February 1 – March 21, 2014

Opening Reception: January 31, 2014

No Linguistic Content is an exhibition of work by Antonia Hirsch (Vancouver/Berlin), Gabriel Mindel-Saloman (Vancouver) and Luke Munn (Berlin) that responds to contemporary forms of surveillance, considering how design can work to counter an excessively coded city.

George Orwell’s novel Nineteen Eighty-Four has often been cited as a prescient reference to state control in authoritarian regimes. Historical revisionism in this fictive piece reflects the means by which propagandic narratives act as an art of the state, where societal codes and conventions are determined or imposed through tactics of persuasive narratives. While covert technologies of capture and surveillance, such as city-wide security cameras, remain evocative emblems of state control, ‘Orwellian’ tropes of societal control and surveillance are widely present across the architecture and design of urban spaces. Public spaces have notably become determined by the use of technological devices such as the mosquito (a low-frequency sonic emission only audible to youth, used by businesses in the UK to deter loitering) and long-range acoustic devices (used for instance during mega events such as the 2012 Olympics). Increasingly, architectural features on buildings or public chairs and benches have taken on design features which can be considered hostile: metal bars and bumps that prevent you from taking a nap on a bench or skating on a ledge are considered ‘security’ measures, which of course are uninviting, and deter you from outstaying your welcome.

Elements of urban design have been utilised as a way to deter certain behaviours, and features of urban design impose sensory measures upon our movements, directing how we move through the city. However, less overt aspects of these designs can carry the function of the panopticon, affecting psychology through social fragmentation. Faced with these determinations inserted into the material everyday of the city, how can design instead become utilised as resistance to counter an excessively coded city? How does the questioning of codes and conventions of design allow for the possibility for alternative subjectivities to emerge?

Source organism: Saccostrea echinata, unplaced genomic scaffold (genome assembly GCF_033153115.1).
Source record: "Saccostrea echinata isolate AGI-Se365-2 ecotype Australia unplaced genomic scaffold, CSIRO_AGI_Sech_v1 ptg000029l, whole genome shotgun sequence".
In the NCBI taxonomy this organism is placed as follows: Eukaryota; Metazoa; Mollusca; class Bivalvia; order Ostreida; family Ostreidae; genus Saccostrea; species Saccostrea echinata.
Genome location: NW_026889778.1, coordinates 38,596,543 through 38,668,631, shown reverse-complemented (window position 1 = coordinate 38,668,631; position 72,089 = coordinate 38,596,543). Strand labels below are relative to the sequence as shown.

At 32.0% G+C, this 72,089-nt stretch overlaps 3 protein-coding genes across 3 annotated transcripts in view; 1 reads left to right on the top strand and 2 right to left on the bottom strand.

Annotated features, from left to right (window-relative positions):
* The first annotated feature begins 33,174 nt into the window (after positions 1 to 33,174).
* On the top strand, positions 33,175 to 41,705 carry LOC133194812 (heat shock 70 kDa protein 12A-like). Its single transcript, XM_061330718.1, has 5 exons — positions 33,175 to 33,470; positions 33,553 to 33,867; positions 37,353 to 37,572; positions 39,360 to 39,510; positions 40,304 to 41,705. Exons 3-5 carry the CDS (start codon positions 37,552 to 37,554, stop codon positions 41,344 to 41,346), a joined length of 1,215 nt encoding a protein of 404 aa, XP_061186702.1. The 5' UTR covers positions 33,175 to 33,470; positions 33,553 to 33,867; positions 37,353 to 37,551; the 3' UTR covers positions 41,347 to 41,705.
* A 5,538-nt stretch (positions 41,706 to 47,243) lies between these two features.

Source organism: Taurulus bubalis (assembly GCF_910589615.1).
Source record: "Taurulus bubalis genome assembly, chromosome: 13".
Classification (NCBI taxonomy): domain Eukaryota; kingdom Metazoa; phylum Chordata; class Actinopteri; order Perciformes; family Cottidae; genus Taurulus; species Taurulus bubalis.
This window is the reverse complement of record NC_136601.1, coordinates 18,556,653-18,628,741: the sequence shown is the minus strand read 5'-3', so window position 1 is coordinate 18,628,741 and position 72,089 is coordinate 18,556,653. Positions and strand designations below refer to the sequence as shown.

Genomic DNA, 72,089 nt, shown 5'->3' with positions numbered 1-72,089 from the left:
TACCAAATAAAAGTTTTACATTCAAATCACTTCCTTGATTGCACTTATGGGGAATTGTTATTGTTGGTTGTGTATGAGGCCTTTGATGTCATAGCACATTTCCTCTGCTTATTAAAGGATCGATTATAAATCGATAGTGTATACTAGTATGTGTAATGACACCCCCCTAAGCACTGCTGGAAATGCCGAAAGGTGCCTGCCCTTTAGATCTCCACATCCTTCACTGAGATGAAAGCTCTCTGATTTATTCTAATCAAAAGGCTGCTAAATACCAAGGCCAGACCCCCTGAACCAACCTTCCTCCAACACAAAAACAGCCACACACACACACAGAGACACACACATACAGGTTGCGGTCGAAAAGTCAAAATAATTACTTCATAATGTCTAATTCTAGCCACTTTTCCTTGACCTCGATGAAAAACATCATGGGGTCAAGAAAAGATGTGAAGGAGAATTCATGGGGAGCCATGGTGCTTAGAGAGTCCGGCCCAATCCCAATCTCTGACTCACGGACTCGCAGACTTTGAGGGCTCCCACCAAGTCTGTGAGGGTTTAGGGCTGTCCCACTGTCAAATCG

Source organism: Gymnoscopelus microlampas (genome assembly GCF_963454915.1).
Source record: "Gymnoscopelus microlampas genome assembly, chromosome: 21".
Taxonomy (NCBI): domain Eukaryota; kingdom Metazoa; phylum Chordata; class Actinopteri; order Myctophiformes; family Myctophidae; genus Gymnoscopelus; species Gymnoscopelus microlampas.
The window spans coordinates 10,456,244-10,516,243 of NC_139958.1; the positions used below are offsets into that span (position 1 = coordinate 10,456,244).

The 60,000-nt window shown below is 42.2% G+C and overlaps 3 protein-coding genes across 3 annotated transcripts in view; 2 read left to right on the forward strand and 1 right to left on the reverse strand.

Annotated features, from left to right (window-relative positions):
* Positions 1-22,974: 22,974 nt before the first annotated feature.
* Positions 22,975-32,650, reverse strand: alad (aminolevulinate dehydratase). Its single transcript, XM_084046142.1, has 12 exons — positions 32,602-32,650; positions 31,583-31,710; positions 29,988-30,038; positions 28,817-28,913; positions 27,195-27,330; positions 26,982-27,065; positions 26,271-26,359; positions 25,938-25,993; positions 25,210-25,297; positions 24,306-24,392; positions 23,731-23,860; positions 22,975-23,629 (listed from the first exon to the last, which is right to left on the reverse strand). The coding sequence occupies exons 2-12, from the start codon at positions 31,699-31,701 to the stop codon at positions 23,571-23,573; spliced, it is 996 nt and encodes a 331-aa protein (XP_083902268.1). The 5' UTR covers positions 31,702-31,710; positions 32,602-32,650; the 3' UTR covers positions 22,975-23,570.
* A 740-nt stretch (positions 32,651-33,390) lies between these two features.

As the areas of surveillance in our movements and communications seem to grow ever more infinitesimal on a digital horizon, so does the degree to which autonomy is relinquished to specialists. In the responsibilities of surveillance organisations such as CSEC, GCHQ and NSA to their citizenry, the technical specifics of the capture and organisation of data are framed through a systematic opacity and illegibility. Justification for this opacity is typically cemented by a state of exception discourse, whereby national security requires the temporary withholding of citizen autonomy. Here again, covert designs determine the movements of individuals and social relations.

In No Linguistic Content, the artists taking part in the exhibition question to what extent certain structures of control remain visible and transparent, or on the contrary, opaque and invisible to the public. How can our movements, awareness, or embodied experience preserve a sense of autonomy in thinking about expanded territories as opposed to pre-determined limited territories?

*The name of the show is inspired by a typeface that was designed by Sang Mun. A typeface that has the ability to defy NSA digital surveillance systems. ZXX is a library of congress classification code that stands for ‘no linguistic content; not applicable’. The content of books/texts that are not being able to be classified or determined by subject matter or other significant points of reference. Texts that fall into the interstices and defy classification.